All investment returns are measured against a benchmark to represent “the market” and an investment that performs better than the benchmark is said to have outperformed the market. An active managed fund will seek to outperform a relevant index through superior selection of investments (unlike a tracker fund which can never outperform the market). Outperform is also an investment analyst’s recommendation, meaning that a specific share is expected to perform better than its peers in the market.
Structured products offer returns based on the performance of underlying investments. Many products are linked to a stockmarket index such as the FTSE 100 or a “basket” of shares. There are generally two types of product, one offers income, the other growth and investors have to commit their capital for the prescribed term, usually three or five years. The investment is not guaranteed and if the index or basket of shares does not perform as expected over the term the investor might not get back all their capital.
A catch-all phrase that can range from assessing the price of a property or vehicle before offering it for sale or the net worth of assets in an investment portfolio to the prices of shares on a stock exchange.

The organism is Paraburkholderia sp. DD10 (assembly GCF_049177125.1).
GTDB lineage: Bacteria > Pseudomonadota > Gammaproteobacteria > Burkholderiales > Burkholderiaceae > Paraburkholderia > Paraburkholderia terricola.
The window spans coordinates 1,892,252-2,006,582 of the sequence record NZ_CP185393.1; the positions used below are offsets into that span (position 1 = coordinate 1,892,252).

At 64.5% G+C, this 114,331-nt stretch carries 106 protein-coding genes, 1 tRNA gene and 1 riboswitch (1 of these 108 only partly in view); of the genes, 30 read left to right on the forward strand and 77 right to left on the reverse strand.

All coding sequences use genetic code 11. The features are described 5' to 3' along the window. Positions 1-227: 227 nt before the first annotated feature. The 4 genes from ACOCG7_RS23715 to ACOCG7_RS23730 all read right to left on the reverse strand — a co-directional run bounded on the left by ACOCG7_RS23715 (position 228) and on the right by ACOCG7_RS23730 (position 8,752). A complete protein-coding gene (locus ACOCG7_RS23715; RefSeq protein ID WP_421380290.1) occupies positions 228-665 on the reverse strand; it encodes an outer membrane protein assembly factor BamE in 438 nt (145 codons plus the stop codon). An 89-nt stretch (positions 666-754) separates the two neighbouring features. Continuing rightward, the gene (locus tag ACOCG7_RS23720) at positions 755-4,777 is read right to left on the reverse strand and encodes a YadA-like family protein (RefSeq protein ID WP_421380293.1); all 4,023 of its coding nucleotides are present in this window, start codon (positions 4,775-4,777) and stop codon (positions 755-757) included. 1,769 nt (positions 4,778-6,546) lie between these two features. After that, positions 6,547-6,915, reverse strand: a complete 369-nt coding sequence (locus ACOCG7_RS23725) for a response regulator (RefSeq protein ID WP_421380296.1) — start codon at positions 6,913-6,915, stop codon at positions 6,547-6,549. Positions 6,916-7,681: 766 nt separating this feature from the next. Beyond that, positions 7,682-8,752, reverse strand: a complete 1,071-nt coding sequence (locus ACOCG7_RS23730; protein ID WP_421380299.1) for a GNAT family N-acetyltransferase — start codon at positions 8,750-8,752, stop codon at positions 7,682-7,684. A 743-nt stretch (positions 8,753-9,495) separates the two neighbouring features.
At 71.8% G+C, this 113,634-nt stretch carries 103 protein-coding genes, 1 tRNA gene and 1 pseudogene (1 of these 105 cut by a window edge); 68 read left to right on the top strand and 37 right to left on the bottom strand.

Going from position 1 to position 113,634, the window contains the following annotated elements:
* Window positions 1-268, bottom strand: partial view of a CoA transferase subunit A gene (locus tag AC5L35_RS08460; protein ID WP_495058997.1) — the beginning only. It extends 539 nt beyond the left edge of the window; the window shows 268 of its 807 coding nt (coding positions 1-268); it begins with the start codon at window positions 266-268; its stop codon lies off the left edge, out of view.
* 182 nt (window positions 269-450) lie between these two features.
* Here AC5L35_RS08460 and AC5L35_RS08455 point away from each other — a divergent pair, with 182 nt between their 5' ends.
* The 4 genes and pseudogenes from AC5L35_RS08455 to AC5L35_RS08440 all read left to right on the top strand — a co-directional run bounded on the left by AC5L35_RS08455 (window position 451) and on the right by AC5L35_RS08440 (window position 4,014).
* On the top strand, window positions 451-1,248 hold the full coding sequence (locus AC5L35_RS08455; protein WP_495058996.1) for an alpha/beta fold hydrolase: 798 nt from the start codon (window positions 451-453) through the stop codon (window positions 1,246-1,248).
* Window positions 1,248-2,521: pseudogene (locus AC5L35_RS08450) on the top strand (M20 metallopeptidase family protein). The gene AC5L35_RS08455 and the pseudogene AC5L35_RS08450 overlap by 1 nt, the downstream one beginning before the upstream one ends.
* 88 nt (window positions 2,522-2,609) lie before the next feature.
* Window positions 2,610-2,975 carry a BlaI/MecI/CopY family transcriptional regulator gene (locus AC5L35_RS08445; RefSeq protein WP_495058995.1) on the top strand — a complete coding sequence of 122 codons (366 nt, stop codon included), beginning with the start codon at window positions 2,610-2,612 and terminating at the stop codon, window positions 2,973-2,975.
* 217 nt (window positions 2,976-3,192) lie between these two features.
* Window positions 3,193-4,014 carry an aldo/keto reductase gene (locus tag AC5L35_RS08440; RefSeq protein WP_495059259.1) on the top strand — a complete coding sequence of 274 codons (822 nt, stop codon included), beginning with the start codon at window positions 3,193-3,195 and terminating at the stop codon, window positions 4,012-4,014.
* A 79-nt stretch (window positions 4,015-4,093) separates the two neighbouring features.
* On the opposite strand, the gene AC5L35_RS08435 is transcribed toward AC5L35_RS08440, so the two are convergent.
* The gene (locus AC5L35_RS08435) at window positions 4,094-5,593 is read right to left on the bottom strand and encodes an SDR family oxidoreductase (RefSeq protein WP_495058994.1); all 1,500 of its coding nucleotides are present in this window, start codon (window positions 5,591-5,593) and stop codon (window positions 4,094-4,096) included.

Investment trusts are companies that invest money in other companies and whose shares are listed on the London Stock Exchange. As with unit trusts, private investors buying shares in an investment trust are buying into a diversified portfolio of assets (to reduce risk), which is managed by a professional fund manager. Investment trusts differ from unit trusts in two important ways: they are listed on the stockmarket and so are owned by their shareholders and are closed-ended funds with a finite number of shares in issue. This means the share price of investment trusts might not reflect the true value of the assets in the company (known as the net asset value, or NAV) and if the NAV value of a share is £1 and the share price in the market is 90p, the trust is said to be running a discount of 10% to NAV. But this means the investor is paying 90p to gain exposure to £1 of assets. Investment trusts can also borrow money and use this money to buy investments. This is known as gearing and a geared trust is thought to be more of an investment risk than an ungeared one.